Receiving a notice from the IRS about a pending tax examination or tax audit can be intimidating. These notices are a sign that your tax return and financial records are going to be scrutinized, and you might have to either go to the IRS office and drop off your information or be prepared to welcome an IRS agent into your home or office. If any discrepancies are found in your tax return, you might be subject to fines and penalties.
With that said, the terms tax examination and tax audit tend to be tossed around interchangeably, but is that really the case? Are there any differences between the two? Let’s go over tax examinations and tax audits, as well as everything else that you need to know in order to make the process a little less intimidating.
IRS Tax Examinations Versus Tax Audits
Although people tend to use both terms when discussing IRS tax audits, are there differences between an examination and an audit? Many people wonder if they mean different things. The quick answer here is no – an examination and an audit are the same thing. Both mean that the IRS has chosen your tax return to look at in plenty of detail for a plethora of reasons.
Basically, if you receive a notice stating that you are about to undergo a tax examination or a tax audit, then you’re going to go through the exact same thing, regardless of the terms. This means that you will have to prepare your financial records, check with a professional tax preparer or the firm that put together your tax return, and be ready to answer all of the questions that the IRS may have about your return.
How Will You Be Informed of a Pending Examination or Audit?
Depending on the type of audit and the inconsistencies found in your taxes, you’ll either receive a letter or a certified and official IRS agent will appear on your doorstep. In most cases, a letter comes first. It will describe the type of audit that you’re facing (more on that below), as well as how they’ll further contact you in order to obtain your records.
For example, for a simpler audit, the IRS will request copies of your records, either digitally or on paper. You’ll have to submit these records to them, usually by mail, and they’ll proceed with the audit from a distance. More complicated audits will involve an agent coming to your home or place of business to go through your records. Of course, you’ll receive plenty of warning before they arrive, unless you’ve ignored their previous requests, and they decide to surprise you. This latter option doesn’t usually happen, unless they believe that you owe them a lot of money and have been in noncompliance with their requests.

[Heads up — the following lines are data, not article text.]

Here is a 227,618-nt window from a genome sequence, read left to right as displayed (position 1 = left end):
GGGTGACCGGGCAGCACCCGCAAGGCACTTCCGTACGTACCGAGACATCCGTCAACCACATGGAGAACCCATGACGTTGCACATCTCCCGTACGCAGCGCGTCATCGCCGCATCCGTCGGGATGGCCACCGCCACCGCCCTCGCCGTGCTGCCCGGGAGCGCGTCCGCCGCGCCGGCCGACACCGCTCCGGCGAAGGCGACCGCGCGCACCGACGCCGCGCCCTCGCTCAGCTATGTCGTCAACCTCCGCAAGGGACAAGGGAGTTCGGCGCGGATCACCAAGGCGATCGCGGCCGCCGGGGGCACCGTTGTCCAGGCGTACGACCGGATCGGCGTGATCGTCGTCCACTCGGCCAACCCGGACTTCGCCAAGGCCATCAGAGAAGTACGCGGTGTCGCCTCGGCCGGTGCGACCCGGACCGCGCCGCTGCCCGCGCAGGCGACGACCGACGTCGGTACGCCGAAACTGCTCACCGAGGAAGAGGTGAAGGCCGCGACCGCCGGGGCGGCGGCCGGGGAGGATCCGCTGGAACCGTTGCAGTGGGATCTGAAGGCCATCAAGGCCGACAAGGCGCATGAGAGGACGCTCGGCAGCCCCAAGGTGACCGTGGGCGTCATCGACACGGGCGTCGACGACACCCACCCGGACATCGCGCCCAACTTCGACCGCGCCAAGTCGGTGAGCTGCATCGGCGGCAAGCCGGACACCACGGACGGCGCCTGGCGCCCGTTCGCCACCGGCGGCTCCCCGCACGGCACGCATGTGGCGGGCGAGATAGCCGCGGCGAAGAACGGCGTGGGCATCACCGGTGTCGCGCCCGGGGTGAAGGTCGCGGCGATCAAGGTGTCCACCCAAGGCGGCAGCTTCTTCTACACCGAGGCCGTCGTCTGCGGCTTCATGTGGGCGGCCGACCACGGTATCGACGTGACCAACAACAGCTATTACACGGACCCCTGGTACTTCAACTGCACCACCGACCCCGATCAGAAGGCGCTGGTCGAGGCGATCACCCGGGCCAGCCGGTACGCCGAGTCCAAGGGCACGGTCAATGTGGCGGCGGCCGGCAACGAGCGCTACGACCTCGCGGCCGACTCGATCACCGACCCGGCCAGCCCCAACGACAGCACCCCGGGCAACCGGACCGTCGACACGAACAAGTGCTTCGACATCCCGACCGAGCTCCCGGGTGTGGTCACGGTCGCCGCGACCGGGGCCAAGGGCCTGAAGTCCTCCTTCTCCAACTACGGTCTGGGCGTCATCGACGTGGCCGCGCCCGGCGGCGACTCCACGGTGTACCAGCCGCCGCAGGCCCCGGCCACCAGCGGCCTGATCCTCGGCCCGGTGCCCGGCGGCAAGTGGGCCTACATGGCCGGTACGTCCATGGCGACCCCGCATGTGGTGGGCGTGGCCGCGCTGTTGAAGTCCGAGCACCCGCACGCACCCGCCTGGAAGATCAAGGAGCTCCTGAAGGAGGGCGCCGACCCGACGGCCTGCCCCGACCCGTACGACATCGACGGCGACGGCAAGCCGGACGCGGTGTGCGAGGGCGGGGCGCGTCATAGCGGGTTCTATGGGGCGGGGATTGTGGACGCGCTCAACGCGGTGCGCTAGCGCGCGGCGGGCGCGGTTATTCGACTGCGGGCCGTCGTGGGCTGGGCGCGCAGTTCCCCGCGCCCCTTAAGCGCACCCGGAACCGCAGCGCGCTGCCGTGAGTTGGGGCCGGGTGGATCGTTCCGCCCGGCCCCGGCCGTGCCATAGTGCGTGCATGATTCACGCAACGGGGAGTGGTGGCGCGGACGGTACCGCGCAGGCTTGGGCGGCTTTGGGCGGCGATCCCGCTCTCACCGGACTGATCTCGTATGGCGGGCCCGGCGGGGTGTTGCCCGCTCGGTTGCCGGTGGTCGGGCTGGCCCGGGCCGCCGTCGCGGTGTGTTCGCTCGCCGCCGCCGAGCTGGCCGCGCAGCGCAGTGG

Overall, the IRS and agents from your state tax agency prefer to warn you in advance and schedule a time for the auditor to arrive. This way, you can have everything prepared for them, making the audit go much more smoothly.
The Many Different Types of IRS Examinations and Audits
Did you know that there are three different possible types of audits? Each is conducted by agents from the IRS or the state in which you reside or filed taxes. Some types are more complicated or in depth than others. They are:
- A Correspondence Audit – This is the simplest type of audit. You won’t have to go anywhere (besides your local post office to mail in your records), and you won’t have to meet an IRS agent face to face. Instead, everything is conducted by mail. You’ll receive a notice with an intention to audit your records. That notice will have further instructions, such as mailing them a certain type of your monetary records for a particular length of time. Once everything is submitted, the process is finished on your end, unless they need more information from you during the audit. You’ll receive a written notice explaining their findings after the audit is complete.
- An Office Audit – Office audits are slightly more complicated. With them, you’ll once again receive a written notice. However, this one will instruct you to gather your records (and again, they’ll explain which ones they want to see), and you’ll need to make an appointment to meet with an IRS agent in their office. You’ll need to go there at that particular time, meet with the agent, and give them all of the material that they requested. From there, they’ll either send you home and go through your records to conduct the audit, or complete it while you’re right there in the office. This one also ends with a written notice of their findings.